When the film tested, audiences didn’t like the ending. Studio executives realized it needed to change, though they agonized for weeks over exactly how.

Close, meanwhile, argued for the ending to be kept intact.

It was eventually decided that the studio, Paramount, would finance a new ending, but the filmmakers wouldn’t have to use it if it didn’t work. The new ending was a battle between the three main characters, with Archer ultimately killing Close.

When they tested it for an audience, the crowd “went wild, filling the auditorium with their screams.” The new — soon to be iconic — ending was kept, and “Fatal Attraction” went on to earn $320 million worldwide.

‘Footloose’: Don’t cut the victory dance

As hard as it might be to imagine, director Herbert Ross felt strongly that once Kevin Bacon’s character emerged victorious over his town’s anti-dance forces in 1984’s “Footloose,” the film should end there. The actual dance, he believed, didn’t need to be shown.

Producer Craig Zadan strongly disagreed.

“[Ross] told Zadan that if you make a movie about a family wanting a house, the moment of victory is when the family approaches the front door and puts the key in the lock,” Goetz writes. “You don’t need to show them walking through the kitchen, the living room, and the bedroom to make the point,’ he insisted. ‘The audience will feel good.’”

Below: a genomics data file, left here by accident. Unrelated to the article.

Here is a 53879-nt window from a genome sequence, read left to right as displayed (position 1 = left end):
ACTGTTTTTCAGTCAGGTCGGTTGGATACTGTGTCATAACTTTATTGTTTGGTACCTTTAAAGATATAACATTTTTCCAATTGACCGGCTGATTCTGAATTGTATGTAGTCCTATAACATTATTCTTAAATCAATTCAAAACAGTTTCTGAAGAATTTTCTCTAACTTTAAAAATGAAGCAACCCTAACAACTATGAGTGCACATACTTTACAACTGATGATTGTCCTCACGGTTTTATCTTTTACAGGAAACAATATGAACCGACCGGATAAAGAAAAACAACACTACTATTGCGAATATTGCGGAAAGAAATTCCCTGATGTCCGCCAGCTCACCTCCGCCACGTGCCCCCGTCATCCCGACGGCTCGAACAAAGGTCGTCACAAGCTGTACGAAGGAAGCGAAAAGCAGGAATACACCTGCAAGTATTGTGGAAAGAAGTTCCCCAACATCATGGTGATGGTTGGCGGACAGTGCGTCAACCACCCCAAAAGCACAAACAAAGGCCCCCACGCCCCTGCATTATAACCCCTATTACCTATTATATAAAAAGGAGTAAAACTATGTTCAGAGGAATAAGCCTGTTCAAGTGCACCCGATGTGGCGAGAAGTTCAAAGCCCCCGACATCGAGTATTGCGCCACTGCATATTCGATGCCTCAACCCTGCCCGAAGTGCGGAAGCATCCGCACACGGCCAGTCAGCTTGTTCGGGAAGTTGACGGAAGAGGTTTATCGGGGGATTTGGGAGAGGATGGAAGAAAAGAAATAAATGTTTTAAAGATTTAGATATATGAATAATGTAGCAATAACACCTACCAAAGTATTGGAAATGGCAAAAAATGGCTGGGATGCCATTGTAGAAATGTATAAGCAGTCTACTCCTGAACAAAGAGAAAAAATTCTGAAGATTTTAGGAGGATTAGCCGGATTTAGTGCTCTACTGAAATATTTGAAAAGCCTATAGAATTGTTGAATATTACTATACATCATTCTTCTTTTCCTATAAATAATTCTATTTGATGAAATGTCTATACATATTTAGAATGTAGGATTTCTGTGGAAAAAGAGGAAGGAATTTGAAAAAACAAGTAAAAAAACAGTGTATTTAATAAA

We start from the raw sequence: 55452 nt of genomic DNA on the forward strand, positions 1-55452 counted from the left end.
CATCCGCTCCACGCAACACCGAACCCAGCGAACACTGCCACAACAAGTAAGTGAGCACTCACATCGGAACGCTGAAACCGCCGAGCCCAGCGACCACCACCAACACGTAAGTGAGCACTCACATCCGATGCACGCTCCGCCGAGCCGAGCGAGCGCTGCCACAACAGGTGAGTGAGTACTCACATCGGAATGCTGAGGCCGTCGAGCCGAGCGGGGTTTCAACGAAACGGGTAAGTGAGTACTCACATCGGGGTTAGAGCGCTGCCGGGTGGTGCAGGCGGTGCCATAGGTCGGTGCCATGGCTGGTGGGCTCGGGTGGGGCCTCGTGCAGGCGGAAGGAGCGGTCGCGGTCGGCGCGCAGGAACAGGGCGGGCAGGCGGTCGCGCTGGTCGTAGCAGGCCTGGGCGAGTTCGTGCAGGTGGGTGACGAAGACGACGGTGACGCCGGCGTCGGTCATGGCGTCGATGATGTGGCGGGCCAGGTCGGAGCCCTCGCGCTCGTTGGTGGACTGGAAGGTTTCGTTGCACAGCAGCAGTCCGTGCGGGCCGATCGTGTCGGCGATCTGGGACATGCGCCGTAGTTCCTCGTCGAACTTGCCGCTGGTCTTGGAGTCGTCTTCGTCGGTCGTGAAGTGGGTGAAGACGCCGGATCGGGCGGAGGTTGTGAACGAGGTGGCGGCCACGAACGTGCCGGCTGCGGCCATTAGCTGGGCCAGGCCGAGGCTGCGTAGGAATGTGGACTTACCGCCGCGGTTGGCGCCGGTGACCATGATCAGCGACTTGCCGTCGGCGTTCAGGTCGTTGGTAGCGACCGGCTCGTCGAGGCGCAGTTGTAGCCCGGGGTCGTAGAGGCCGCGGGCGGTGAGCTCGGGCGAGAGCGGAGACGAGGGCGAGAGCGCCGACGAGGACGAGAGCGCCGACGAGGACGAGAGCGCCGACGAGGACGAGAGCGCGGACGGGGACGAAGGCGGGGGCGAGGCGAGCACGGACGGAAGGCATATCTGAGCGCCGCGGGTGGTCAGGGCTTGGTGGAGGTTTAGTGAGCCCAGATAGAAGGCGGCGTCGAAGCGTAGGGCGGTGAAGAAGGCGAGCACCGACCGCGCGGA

Zadan, on the other hand, believed that, “When you have a whole movie about fighting for a dance, the payoff is having the dance.”

But the studio agreed with Ross, and Zadan remained angry about it throughout the production.

“You have no idea how you’re screwing up this movie,” he told anyone who would listen.

“It’s not going to work.”

The first test screening proved him right. The audience went wild for every minute of the film until the last five minutes, when the mood collapsed. The test scores reflected their disappointment.

Ross finally realized his mistake, and joined Zadan in campaigning for the studio to fund a re-shoot. But with filming over, the sets dismantled and the cast scattered, re-assembling everything was, Zadan later said, “a nightmare.”

In the end, however, the studio relented, recreating the shoot, which had taken place in Provo, Utah, on the Paramount lot. With the new ending, “Footloose” became the seventh-highest grossing film of 1984, and two of its songs were nominated for Oscars.

‘Thelma & Louise’: Leave the ending a mystery

The initial cut of “Thelma & Louise” was exactly the same as the version that hit theaters in 1991, with one exception. At the very end, after the title characters (Geena Davis and Susan Sarandon, respectively) conclude a crime spree by driving their car over a cliff, the pair are seen again for a split second, driving merrily down the highway.

According to Foster, director Ridley Scott hadn’t intended to depict them having survived. “He just wanted to show metaphorically that their spirits lived on,” Foster told Goetz. But the test audience “went apes–t.”

“Afterward, during the focus group, Foster listened as moviegoers expressed outrage at that scene,” writes Goetz. “‘It’s baloney,’ they said. ‘You’re glorifying what they did!’